A new wave of migrants who are not from the typical countries that flood the U.S. southern border are attempting to illegally enter the United States, according to a report from Axios. There are tens of thousands of illegal immigrants from overseas who are traveling to the southern border because they believe they can gain access to the U.S. during the current migrant crisis.
Typically, migrants encountered at the U.S. southern border are from Mexico and Central America's Northern Triangle, which includes Guatemala, Honduras, and El Salvador. However, there has been an alarming spike in migrants from atypical countries on the other side of the world.
There were 33,877 migrants from countries other than Mexico, Guatemala, Honduras, and El Salvador encountered by the U.S. Customs and Border Protection in April. The number of migrants who are not from the usual countries is exploding during the border crisis. There were 25,126 in March and 11,911 in February. April 2021's total is triple what it was in 2019 (11,665) and there were only 1,310 CBP encounters in April 2020, according to Department of Homeland Security data.
"More than 12,500 Ecuadoreans were encountered in March, up from 3,568 in January," the outlet stated. "Nearly 4,000 Brazilians and more than 3,500 Venezuelans were intercepted, up from just 300 and 284, respectively, in January. The numbers in coming months are expected to be higher."
"From India and elsewhere in Asia, they embark on Phileas Fogg journeys," the Times said. "Some reported taking buses in their hometowns to a big city, like Mumbai, where they boarded planes to Dubai and then connected through Moscow, Paris and Madrid, finally flying to Mexico City. From there, they embarked on the two-day bus ride to reach the Mexico-U.S. border."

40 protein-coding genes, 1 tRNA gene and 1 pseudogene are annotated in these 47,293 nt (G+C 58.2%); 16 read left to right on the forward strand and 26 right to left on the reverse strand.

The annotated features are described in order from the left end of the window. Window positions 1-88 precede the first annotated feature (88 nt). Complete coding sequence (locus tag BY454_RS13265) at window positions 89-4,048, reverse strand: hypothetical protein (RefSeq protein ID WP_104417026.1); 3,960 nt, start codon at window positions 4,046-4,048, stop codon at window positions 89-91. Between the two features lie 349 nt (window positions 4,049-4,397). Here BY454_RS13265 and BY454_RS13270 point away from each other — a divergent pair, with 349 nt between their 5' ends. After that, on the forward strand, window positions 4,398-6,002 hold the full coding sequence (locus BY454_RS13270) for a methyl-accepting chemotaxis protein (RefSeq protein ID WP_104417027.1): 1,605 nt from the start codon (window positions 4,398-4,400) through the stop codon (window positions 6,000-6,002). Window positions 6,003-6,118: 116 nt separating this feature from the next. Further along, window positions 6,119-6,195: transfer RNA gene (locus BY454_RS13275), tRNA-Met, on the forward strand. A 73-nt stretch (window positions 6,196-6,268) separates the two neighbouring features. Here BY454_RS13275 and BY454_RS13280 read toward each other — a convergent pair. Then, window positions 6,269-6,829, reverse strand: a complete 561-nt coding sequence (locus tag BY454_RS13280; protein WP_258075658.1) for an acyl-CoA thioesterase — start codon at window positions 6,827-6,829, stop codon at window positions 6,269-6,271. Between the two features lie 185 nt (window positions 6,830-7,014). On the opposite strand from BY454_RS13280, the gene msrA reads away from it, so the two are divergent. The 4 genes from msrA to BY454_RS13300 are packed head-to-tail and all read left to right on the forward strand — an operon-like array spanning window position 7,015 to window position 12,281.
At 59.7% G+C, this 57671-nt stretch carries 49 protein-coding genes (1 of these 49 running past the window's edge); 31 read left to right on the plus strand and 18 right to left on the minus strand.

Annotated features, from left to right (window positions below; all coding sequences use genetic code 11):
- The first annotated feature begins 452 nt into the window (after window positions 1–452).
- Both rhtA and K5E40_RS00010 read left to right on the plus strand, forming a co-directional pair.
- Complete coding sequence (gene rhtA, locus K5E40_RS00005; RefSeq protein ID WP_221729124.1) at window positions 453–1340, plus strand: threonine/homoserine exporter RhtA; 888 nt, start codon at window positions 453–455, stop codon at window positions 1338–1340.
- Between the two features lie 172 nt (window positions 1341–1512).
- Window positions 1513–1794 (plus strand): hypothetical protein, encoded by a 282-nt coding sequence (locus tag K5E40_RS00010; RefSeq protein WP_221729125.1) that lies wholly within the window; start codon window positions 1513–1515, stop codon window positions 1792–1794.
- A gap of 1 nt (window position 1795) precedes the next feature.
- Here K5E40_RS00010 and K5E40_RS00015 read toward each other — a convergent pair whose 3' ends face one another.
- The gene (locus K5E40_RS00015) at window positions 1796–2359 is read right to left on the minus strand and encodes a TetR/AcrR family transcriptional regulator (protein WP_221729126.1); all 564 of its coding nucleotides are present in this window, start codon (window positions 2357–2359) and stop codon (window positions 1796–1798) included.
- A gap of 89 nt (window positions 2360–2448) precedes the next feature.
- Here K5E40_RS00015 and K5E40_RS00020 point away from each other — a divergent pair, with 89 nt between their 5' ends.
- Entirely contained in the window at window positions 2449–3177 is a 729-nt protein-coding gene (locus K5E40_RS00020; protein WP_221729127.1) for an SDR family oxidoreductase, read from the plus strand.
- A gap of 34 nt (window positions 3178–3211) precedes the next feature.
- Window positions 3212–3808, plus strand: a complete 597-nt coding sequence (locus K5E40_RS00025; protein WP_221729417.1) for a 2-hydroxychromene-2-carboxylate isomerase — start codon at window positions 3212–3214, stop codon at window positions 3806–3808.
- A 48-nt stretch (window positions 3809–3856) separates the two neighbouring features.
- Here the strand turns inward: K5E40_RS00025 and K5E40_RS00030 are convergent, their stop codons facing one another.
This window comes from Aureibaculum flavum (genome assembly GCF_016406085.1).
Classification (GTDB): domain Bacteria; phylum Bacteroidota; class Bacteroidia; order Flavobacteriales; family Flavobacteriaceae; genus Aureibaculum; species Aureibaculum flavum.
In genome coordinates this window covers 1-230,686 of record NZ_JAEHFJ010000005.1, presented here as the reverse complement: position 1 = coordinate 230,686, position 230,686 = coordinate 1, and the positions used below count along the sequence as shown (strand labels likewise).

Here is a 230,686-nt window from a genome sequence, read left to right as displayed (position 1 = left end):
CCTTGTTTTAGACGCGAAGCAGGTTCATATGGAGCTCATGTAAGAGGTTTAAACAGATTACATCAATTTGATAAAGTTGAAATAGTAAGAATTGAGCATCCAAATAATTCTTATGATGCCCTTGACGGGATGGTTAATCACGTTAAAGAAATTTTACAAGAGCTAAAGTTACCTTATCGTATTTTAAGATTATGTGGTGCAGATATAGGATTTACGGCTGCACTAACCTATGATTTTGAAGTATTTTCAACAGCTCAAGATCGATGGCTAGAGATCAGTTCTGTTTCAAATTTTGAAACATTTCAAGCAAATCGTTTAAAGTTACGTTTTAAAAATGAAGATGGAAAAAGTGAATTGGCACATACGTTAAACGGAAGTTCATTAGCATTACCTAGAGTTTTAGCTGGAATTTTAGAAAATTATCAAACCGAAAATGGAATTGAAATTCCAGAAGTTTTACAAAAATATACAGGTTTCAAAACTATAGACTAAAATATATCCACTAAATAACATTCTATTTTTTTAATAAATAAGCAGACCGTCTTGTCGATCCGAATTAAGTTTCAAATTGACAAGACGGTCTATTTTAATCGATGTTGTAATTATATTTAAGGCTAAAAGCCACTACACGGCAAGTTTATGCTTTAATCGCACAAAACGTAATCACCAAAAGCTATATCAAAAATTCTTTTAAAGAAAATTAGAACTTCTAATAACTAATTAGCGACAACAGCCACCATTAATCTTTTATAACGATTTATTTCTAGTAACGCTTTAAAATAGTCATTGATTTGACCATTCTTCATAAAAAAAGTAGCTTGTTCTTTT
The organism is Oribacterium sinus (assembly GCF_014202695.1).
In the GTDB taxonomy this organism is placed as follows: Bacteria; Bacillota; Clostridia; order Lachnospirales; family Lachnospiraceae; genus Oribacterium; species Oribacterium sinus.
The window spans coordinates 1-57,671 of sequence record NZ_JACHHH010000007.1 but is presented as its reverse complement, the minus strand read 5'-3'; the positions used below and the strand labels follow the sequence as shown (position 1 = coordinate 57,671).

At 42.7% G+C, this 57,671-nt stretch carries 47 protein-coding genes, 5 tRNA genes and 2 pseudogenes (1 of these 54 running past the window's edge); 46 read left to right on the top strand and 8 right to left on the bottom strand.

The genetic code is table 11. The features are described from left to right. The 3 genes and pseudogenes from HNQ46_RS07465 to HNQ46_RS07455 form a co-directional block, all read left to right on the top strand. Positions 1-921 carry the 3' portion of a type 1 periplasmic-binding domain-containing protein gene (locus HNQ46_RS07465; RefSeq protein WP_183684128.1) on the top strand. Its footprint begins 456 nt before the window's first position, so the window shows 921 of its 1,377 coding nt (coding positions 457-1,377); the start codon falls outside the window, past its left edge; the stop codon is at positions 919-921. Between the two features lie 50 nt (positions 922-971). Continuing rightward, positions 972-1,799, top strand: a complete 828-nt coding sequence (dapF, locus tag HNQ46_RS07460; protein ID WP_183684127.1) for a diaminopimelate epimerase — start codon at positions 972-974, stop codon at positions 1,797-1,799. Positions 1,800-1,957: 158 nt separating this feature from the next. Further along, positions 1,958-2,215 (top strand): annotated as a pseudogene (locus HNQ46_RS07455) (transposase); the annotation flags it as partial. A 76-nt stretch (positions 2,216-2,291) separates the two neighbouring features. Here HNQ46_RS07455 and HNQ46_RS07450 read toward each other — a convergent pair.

There were over 2,217 Romanians apprehended by CBP at the southern border since the start of the fiscal year 2021, which began in October 2020. There were only 266 Romanians caught at the border in fiscal 2020 and 289 in fiscal 2019, according to CBP data.
A Reuters photographer claimed to have witnessed nearly 200 Romanians crossing at different points along the Texas border over a three-week period this year.
Many of the overseas migrants at the U.S. border are Romani, a traditionally nomadic people who originated from northern India and are now Europe's largest ethnic minority, but "have a long history of social exclusion and discrimination" and are attempting to seek asylum in the United States.
Four people whose names were on the FBI's Terrorist Screening Database have been arrested attempting to enter the U.S. from Mexico since Oct. 1 of last year. Three of the suspects were Yemen nationals and another was Serbian.
Border Patrol agents encountered 178,622 migrants in April attempting to enter the U.S. illegally at the southern border. Border apprehensions during April were the highest in over 20 years, since March 2000 when there were 220,063 illegal aliens during Bill Clinton's presidency.